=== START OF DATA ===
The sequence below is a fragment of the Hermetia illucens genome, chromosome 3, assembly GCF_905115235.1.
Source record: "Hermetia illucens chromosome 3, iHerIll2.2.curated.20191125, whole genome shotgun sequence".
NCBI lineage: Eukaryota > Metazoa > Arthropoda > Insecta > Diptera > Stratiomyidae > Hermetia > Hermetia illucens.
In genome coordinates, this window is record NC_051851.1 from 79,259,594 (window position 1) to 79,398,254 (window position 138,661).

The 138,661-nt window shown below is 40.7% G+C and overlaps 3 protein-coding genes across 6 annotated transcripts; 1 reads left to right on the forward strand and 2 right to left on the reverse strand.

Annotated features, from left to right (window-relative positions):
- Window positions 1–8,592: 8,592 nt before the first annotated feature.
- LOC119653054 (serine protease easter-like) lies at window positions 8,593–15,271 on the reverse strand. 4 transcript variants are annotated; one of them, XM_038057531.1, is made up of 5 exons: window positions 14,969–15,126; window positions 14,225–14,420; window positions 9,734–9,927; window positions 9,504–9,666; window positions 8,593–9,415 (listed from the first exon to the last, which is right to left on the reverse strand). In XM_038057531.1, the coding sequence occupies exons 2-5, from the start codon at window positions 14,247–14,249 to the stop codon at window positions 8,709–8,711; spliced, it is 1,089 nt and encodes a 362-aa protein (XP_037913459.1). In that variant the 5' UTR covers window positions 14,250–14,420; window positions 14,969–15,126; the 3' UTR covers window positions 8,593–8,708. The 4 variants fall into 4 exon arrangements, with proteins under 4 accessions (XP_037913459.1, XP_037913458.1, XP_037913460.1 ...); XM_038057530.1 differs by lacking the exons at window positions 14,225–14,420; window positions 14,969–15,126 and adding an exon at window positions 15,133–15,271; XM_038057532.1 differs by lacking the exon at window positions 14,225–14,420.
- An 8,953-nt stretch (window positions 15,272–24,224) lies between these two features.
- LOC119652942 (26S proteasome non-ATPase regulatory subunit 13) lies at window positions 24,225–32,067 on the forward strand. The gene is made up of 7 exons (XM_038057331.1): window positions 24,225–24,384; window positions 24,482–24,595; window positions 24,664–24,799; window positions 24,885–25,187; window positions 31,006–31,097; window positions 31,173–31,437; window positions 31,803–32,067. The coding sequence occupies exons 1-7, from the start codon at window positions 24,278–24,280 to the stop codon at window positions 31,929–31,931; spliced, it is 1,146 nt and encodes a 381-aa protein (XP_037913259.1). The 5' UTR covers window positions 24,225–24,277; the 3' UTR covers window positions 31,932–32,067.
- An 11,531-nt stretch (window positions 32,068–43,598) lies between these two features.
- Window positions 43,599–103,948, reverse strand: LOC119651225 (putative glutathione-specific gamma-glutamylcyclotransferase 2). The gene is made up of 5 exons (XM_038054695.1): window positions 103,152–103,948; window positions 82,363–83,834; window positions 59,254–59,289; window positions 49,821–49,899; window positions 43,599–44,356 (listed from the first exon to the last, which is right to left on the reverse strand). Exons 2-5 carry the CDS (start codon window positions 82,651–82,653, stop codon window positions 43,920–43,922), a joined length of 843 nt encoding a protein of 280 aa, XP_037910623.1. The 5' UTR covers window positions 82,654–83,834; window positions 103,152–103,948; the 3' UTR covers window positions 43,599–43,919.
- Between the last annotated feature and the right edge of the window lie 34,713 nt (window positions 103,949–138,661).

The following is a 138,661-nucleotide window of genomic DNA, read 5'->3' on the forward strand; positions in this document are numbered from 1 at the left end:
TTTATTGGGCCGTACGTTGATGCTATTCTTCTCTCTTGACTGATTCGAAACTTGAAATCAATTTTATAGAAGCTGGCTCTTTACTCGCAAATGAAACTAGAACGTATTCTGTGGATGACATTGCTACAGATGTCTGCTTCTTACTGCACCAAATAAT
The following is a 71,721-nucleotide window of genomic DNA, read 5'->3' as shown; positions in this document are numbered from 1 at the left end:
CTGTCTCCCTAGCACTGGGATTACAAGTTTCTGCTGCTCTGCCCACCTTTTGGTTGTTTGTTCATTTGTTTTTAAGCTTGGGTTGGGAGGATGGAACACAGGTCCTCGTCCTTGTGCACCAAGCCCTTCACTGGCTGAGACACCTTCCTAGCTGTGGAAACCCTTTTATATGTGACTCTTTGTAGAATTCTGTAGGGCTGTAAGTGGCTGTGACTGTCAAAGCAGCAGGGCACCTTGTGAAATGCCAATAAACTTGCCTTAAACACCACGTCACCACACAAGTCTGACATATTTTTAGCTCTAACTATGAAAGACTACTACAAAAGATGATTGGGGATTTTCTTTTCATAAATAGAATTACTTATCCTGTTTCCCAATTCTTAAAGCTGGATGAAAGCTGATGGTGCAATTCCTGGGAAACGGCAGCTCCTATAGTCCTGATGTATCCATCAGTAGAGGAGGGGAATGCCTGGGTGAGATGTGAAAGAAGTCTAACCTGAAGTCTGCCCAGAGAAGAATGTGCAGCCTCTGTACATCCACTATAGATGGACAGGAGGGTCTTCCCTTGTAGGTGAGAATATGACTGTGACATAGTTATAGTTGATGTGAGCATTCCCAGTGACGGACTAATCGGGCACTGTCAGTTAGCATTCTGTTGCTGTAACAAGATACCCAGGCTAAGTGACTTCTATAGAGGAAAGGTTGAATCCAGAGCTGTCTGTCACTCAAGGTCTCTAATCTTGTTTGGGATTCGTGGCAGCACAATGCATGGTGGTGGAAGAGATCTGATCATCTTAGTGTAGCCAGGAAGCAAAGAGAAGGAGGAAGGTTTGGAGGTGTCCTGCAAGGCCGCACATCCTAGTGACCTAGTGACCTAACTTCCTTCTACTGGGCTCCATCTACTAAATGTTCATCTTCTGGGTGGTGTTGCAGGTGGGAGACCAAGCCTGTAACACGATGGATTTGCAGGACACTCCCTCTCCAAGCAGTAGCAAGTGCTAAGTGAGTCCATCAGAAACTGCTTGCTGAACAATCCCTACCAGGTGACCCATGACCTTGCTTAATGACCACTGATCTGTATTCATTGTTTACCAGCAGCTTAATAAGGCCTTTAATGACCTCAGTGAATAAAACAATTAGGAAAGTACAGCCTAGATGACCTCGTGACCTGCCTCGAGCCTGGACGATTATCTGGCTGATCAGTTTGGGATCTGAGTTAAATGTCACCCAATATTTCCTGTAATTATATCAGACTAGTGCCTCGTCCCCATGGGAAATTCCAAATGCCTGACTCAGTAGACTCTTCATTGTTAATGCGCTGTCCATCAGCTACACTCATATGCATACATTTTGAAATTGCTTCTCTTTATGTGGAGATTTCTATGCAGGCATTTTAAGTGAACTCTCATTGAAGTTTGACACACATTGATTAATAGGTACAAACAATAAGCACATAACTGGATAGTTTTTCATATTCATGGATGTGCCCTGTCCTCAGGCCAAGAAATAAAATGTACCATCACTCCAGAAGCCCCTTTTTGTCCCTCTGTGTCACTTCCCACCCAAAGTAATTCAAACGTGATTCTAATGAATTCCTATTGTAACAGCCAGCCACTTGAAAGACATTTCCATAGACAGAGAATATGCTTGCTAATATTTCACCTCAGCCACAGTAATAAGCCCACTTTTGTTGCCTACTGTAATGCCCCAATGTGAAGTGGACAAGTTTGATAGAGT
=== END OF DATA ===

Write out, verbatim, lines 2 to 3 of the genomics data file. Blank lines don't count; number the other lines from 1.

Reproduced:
Source record: "Hermetia illucens chromosome 3, iHerIll2.2.curated.20191125, whole genome shotgun sequence".
NCBI lineage: Eukaryota > Metazoa > Arthropoda > Insecta > Diptera > Stratiomyidae > Hermetia > Hermetia illucens.